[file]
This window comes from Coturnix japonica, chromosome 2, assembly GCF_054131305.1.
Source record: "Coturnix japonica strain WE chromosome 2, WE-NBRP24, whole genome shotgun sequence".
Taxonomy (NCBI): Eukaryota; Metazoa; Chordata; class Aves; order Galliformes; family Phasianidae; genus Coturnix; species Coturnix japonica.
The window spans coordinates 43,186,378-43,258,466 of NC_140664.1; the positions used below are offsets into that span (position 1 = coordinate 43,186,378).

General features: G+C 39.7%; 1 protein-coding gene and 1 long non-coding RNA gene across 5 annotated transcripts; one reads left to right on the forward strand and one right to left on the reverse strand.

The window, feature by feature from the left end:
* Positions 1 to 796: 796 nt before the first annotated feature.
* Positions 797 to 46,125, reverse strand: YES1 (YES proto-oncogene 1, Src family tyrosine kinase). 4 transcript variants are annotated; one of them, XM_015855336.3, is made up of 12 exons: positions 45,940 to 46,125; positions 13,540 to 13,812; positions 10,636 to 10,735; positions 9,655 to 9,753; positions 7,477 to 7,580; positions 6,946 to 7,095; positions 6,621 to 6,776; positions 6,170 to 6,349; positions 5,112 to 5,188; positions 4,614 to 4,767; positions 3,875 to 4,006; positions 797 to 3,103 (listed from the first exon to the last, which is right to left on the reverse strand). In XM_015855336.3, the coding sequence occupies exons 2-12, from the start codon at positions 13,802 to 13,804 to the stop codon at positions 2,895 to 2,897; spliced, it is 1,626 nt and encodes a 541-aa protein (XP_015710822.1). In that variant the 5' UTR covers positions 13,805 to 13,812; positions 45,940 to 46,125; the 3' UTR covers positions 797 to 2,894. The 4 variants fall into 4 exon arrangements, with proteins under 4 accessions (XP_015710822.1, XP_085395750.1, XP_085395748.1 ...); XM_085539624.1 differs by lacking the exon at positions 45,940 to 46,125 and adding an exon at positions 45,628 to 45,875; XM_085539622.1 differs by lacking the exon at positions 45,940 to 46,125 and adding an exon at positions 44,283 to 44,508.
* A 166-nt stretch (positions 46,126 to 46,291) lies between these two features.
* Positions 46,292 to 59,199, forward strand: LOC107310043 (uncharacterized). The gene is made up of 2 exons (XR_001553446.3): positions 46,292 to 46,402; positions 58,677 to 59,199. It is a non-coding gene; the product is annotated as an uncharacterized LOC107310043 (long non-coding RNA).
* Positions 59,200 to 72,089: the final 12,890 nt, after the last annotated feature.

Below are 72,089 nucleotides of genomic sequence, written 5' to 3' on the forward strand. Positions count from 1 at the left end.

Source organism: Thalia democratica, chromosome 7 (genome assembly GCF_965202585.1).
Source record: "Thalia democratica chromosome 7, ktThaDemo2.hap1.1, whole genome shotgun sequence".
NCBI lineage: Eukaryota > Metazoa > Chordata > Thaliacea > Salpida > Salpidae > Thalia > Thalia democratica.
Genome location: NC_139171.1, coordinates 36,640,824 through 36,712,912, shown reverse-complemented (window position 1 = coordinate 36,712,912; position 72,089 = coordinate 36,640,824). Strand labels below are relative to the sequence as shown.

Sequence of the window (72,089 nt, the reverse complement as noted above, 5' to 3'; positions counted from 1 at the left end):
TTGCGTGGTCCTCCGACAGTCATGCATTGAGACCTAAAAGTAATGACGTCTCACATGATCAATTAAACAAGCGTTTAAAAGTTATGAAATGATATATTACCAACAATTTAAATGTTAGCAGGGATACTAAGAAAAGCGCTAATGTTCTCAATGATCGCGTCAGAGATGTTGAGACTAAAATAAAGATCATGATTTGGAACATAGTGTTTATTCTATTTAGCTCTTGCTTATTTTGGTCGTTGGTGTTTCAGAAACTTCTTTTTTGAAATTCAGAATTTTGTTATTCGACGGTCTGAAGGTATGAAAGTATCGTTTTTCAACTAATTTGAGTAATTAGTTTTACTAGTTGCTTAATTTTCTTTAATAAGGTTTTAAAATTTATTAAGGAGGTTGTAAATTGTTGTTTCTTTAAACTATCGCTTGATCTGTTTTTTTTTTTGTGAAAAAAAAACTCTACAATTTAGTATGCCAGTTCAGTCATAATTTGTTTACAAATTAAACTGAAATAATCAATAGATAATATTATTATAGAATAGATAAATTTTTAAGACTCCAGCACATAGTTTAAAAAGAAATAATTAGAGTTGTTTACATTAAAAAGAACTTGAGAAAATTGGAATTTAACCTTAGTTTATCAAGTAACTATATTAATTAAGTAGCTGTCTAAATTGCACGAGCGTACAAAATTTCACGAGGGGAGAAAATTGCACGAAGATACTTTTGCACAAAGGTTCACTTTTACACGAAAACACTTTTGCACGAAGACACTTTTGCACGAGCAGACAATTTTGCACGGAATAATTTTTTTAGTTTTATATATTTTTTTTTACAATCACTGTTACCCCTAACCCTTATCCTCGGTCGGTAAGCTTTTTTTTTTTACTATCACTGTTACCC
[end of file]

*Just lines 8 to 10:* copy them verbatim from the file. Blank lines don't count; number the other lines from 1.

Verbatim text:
* Positions 797 to 46,125, reverse strand: YES1 (YES proto-oncogene 1, Src family tyrosine kinase). 4 transcript variants are annotated; one of them, XM_015855336.3, is made up of 12 exons: positions 45,940 to 46,125; positions 13,540 to 13,812; positions 10,636 to 10,735; positions 9,655 to 9,753; positions 7,477 to 7,580; positions 6,946 to 7,095; positions 6,621 to 6,776; positions 6,170 to 6,349; positions 5,112 to 5,188; positions 4,614 to 4,767; positions 3,875 to 4,006; positions 797 to 3,103 (listed from the first exon to the last, which is right to left on the reverse strand). In XM_015855336.3, the coding sequence occupies exons 2-12, from the start codon at positions 13,802 to 13,804 to the stop codon at positions 2,895 to 2,897; spliced, it is 1,626 nt and encodes a 541-aa protein (XP_015710822.1). In that variant the 5' UTR covers positions 13,805 to 13,812; positions 45,940 to 46,125; the 3' UTR covers positions 797 to 2,894. The 4 variants fall into 4 exon arrangements, with proteins under 4 accessions (XP_015710822.1, XP_085395750.1, XP_085395748.1 ...); XM_085539624.1 differs by lacking the exon at positions 45,940 to 46,125 and adding an exon at positions 45,628 to 45,875; XM_085539622.1 differs by lacking the exon at positions 45,940 to 46,125 and adding an exon at positions 44,283 to 44,508.
* A 166-nt stretch (positions 46,126 to 46,291) lies between these two features.
* Positions 46,292 to 59,199, forward strand: LOC107310043 (uncharacterized). The gene is made up of 2 exons (XR_001553446.3): positions 46,292 to 46,402; positions 58,677 to 59,199. It is a non-coding gene; the product is annotated as an uncharacterized LOC107310043 (long non-coding RNA).